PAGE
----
Mates of State: "I am a scientist," from pro-girls-in-science compilation "Science Fair" (music video)


14 Responses to “Mates of State: "I am a scientist," from pro-girls-in-science compilation "Science Fair" (music video)”

  1. MonkeyBoy says:

     Ah, the old “ugly duckling” story line – people picked on her but then she showed them up.

    All the vid was missing was at the end her taking off her glasses and shaking out her hair.

    Is it really good to promote science as a way to achieve one’s childish revenge fantasies?

    • Deidzoeb says:

      I hope this doesn’t seem too spammy, but I made of mashup of lady scientists getting hit on and other sexist moments from old sci-fi movies:
      “The Day the Glasses Came Off”.

      • Preston Sturges says:

        Regrettably, at some of the biggest institutions getting tenure depends on being blonde, pretty, and available for tenured faculty. Tenured faculty are allowed to be romantically involved with grad students.   As the job market sinks, nobody cares because employees are captives. Treating them badly and abusing them has no consequences for the insitution, so institutionally nobody cares any more.

        Ditch the ugly frames and put those dirty photos back on Facebook. 

    • Bill Childs says:

      Where’s the revenge?  She wants to levitate, she levitates successfully.  Did she shoot the other kids at some point that I missed?

    • Bil Hooper says:

      I don’t think you and I watched the same video.

    • numfar says:

      Not to mention that it raises unrealistic expectations about how science works. You don’t just stand around, think of an equation and then mix some coloured liquids (with rolled-up labcoat sleeves – not a good idea!) to get your final revenge. The satisfaction you get from doing science, for women and for men, is something else, more intellectual and less graspable.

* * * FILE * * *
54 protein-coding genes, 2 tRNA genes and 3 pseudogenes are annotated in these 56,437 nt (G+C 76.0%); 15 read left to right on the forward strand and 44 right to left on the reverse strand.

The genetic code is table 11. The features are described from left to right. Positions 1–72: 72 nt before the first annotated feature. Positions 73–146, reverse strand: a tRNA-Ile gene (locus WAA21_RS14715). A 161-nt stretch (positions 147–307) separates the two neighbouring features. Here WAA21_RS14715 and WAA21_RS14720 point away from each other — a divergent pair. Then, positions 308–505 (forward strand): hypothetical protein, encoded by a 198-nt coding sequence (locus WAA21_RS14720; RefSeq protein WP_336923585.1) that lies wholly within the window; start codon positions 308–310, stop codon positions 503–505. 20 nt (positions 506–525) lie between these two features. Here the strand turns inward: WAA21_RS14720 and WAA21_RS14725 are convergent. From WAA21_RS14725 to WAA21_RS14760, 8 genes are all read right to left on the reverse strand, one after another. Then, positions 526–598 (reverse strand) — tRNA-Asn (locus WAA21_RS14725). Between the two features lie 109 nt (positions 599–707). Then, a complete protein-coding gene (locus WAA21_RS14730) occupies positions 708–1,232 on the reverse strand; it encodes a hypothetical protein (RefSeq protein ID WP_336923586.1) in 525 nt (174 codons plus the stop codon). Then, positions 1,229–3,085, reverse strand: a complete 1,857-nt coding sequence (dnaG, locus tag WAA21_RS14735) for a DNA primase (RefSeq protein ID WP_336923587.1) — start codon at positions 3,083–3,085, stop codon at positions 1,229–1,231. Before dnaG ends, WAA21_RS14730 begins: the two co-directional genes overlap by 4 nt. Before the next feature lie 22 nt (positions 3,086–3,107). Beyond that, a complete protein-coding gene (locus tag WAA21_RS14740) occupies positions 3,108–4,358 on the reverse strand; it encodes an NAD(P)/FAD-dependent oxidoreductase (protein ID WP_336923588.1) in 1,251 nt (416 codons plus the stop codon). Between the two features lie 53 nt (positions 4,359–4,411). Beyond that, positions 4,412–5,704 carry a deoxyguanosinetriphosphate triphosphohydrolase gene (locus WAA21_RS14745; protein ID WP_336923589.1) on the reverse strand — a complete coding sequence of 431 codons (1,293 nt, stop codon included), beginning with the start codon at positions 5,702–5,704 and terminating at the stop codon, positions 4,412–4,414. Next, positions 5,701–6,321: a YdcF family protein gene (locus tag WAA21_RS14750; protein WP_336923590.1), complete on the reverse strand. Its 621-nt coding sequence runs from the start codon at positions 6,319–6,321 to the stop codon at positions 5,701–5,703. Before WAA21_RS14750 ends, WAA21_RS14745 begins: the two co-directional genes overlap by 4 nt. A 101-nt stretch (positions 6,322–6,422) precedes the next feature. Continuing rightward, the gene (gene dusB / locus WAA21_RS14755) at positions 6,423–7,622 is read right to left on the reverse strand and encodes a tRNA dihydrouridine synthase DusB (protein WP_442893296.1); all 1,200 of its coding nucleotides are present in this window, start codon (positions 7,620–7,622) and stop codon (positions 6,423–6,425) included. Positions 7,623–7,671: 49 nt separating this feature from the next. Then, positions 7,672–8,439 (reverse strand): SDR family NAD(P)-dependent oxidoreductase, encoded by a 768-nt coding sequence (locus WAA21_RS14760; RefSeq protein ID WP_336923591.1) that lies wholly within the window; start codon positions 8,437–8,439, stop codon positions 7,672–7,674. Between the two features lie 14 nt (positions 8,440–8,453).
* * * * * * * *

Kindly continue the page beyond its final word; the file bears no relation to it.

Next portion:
2. Preston Sturges says:

    I was listening to some recruiters the other day telling a bunch of PhDs that they are now strictly temps and technicians, who will hired to do only one task, and if they show any interest in anything else, they will be fired.  It used to be you were supposed to be seen and not heard, now you aren’t supposed to be seen. 

  3. Fang Xianfu says:

    Have to say, I definitely prefer the Dandy Warhols song.

    • Antinous / Moderator says:

      Well, you certainly missed the point magnificently.

      • Fang Xianfu says:

         No, I got the point and the visuals in the video are great and well-told, if a bit hackneyed. The music, however, does nothing for me whatsoever and that put me off quite strongly. I thought rather than just moan, I’d offer an alternative that was more my cup of tea.

        • eloriane says:

          I think I agree that the music of the Dandy Warhols song is more interesting, but in this particular context it’s kind of weird to be recommending a music video that has a traditionally-feminine lady-scientist with neither agency nor personality.

  4. Jason Carl says:

    Cute vid, great cause, I dig Mates of State, but I’m sorry; they drained all the magic out of the GBV original.

  5. Amelia_G says:

    Thank you, Xeni; that made me cry, a good sign. Though, I read something troubling recently from a wonderful architect-critic, Elizabeth Farrelly, who violated my babysitting-observation belief that gender differences are environmental but who did it so well, and clearly because designers have to design for even bullshytte worlds if there’s sales in’t, that I retain the following: Farrelly mentioned that D.H. Lawrence said that women be, and men do. This bothers me, and thus the lyric bugged me “I am a scientist, I seek to understand me.” Yes, but more than that, please!

Leave a Reply